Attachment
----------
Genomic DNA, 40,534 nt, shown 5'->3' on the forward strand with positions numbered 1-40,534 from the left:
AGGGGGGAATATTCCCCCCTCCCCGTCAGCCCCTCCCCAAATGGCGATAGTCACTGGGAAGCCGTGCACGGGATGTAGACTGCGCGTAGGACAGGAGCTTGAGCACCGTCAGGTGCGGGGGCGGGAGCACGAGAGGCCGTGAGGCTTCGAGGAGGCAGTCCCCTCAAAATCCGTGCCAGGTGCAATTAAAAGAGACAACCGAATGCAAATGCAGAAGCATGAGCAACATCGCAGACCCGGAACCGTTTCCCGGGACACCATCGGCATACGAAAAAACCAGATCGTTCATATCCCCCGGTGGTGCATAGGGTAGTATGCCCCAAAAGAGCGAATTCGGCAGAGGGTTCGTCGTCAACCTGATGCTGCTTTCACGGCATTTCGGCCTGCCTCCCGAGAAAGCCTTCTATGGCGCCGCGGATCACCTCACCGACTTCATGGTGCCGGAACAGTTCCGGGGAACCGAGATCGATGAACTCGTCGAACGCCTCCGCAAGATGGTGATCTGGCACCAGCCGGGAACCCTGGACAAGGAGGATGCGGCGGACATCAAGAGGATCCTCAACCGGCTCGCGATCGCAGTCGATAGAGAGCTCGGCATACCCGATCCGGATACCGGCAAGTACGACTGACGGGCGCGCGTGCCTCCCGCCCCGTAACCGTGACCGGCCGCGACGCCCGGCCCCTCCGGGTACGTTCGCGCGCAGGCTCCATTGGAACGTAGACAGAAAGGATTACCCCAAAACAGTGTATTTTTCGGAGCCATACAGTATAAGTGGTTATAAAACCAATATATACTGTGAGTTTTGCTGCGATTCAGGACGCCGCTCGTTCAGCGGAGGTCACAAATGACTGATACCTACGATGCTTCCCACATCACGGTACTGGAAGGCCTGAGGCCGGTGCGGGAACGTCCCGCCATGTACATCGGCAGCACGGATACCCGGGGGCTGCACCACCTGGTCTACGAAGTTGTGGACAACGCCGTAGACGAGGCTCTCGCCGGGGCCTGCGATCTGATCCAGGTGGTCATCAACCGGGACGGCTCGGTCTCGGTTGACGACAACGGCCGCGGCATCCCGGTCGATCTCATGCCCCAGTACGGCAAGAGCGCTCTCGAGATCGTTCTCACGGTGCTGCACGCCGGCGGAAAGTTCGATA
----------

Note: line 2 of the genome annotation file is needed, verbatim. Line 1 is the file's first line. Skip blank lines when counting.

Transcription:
AGGGGGGAATATTCCCCCCTCCCCGTCAGCCCCTCCCCAAATGGCGATAGTCACTGGGAAGCCGTGCACGGGATGTAGACTGCGCGTAGGACAGGAGCTTGAGCACCGTCAGGTGCGGGGGCGGGAGCACGAGAGGCCGTGAGGCTTCGAGGAGGCAGTCCCCTCAAAATCCGTGCCAGGTGCAATTAAAAGAGACAACCGAATGCAAATGCAGAAGCATGAGCAACATCGCAGACCCGGAACCGTTTCCCGGGACACCATCGGCATACGAAAAAACCAGATCGTTCATATCCCCCGGTGGTGCATAGGGTAGTATGCCCCAAAAGAGCGAATTCGGCAGAGGGTTCGTCGTCAACCTGATGCTGCTTTCACGGCATTTCGGCCTGCCTCCCGAGAAAGCCTTCTATGGCGCCGCGGATCACCTCACCGACTTCATGGTGCCGGAACAGTTCCGGGGAACCGAGATCGATGAACTCGTCGAACGCCTCCGCAAGATGGTGATCTGGCACCAGCCGGGAACCCTGGACAAGGAGGATGCGGCGGACATCAAGAGGATCCTCAACCGGCTCGCGATCGCAGTCGATAGAGAGCTCGGCATACCCGATCCGGATACCGGCAAGTACGACTGACGGGCGCGCGTGCCTCCCGCCCCGTAACCGTGACCGGCCGCGACGCCCGGCCCCTCCGGGTACGTTCGCGCGCAGGCTCCATTGGAACGTAGACAGAAAGGATTACCCCAAAACAGTGTATTTTTCGGAGCCATACAGTATAAGTGGTTATAAAACCAATATATACTGTGAGTTTTGCTGCGATTCAGGACGCCGCTCGTTCAGCGGAGGTCACAAATGACTGATACCTACGATGCTTCCCACATCACGGTACTGGAAGGCCTGAGGCCGGTGCGGGAACGTCCCGCCATGTACATCGGCAGCACGGATACCCGGGGGCTGCACCACCTGGTCTACGAAGTTGTGGACAACGCCGTAGACGAGGCTCTCGCCGGGGCCTGCGATCTGATCCAGGTGGTCATCAACCGGGACGGCTCGGTCTCGGTTGACGACAACGGCCGCGGCATCCCGGTCGATCTCATGCCCCAGTACGGCAAGAGCGCTCTCGAGATCGTTCTCACGGTGCTGCACGCCGGCGGAAAGTTCGATA